Then, when four of the 10 pigs were in the trailer, we saw flashing lights.
What followed will come as no surprise to those who are familiar farmed animal issues. These moments stand in my memory like bullet points. Patterned. Emotionless. A step-by-step breakdown. The rescuers were told they were trespassing on the public highway. I was commanded to turn off my camera on the grounds that it was illegal to film an officer without his permission (it’s not). A man arrived who identified himself as the pigs’ owner and demanded the rescuers back their trailer up to his and return his property. The man insisted with contempt that just because the pigs had been in flood water did not mean they could not still be processed for food. In spite of offers and negotiations and pleading, he did not budge. When he maneuvered his trailer to back up to Jay’s, Caroline jumped inside with the pigs and held the door shut. An officer followed and attempted to force his way inside and, as he tried, Caroline opened the trailer’s side door and ushered the pigs to escape. Once we were no longer in possession of the pigs, officers angrily ordered us off the highway.
As we were carted off the bridge in the back of animal control’s pickup, we watched in teary silence as the pigs trotted away from the encroaching farmer and disappeared from sight over the arch. I remembered my girl laying by herself on the embankment, unable to run, and my heart broke knowing she would be the first to be caught.

As I’ve had to do many times before and will do many times again, I whispered to the animals, “I’m so sorry,” and left them behind.

 

I’ve since described our time documenting Hurricane Florence as “apocalyptic.” The stories Jo and I encountered that week were like stepping into a news article which forewarned the consequences of climate change if we do nothing to stop it. Before witnessing Florence, I think a part of me still believed that there had to be a point where we realized, “this has gone too far.” But it was clear over and over that that future has already arrived in some parts of the world, and yet still, we as a species choose not to make the connection. With cameras in hand, we drove through the state looking for stories that would bring that truth to light.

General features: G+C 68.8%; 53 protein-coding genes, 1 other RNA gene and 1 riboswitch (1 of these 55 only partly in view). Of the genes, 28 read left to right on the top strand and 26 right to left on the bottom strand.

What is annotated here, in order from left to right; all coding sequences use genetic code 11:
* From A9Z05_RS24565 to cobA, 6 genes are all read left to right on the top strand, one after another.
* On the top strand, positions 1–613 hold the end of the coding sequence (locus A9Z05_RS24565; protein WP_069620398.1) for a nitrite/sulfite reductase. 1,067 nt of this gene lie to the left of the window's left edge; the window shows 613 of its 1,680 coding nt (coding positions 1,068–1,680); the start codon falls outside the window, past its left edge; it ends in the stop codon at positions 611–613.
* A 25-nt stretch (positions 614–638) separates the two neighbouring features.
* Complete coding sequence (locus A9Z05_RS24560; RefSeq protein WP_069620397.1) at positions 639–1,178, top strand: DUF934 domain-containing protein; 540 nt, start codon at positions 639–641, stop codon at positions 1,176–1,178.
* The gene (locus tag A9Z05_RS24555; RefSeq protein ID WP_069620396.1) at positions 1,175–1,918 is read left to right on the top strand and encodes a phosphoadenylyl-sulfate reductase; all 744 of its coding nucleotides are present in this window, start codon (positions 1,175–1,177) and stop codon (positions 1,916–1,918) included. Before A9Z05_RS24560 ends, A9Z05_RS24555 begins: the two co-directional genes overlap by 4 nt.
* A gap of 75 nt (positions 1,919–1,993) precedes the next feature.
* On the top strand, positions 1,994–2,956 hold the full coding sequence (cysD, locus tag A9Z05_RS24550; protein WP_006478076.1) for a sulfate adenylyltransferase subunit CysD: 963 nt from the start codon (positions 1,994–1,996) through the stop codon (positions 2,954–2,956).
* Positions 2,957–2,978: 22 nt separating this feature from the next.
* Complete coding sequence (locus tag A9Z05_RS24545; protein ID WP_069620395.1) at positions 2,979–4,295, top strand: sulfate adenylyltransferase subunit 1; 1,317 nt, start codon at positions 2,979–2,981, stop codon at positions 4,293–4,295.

We met Elsie Herring, the great-granddaughter of a freed slave who became an environmental activist after a hog CAFO replaced the small family farm next door to her family’s property. The farm, like countless others around it, employed the standard industry practice of spraying manure on to fields as a waste disposal system. The spray drifted onto Elsie’s family home every day and soon, her family began experiencing serious health problems, such as respiratory and skin infections. As we sat on her front porch for our interview, the sprinklers kicked on and Elsie had to hold a paper towel over her mouth so she could continue to speak. We spoke at length about her experiences watching the farming in Duplin transform into the massive industry it is today and how it has impacted the lives of everyone around them. She spoke about the emerging understanding of environmental racism, that these colossal and toxic farms are often constructed strategically in poor communities of colour where residents have little political clout to raise in protest. And she emphasized, hauntingly, that the issues we were seeing post-Florence, in reality had little to do with hurricanes; for residents of Duplin county, this was life.
Top: Activist Elsie Herring, stands on the porch of her family home, holding a handkerchief over her mouth to filter out manure being sprayed on the field next door.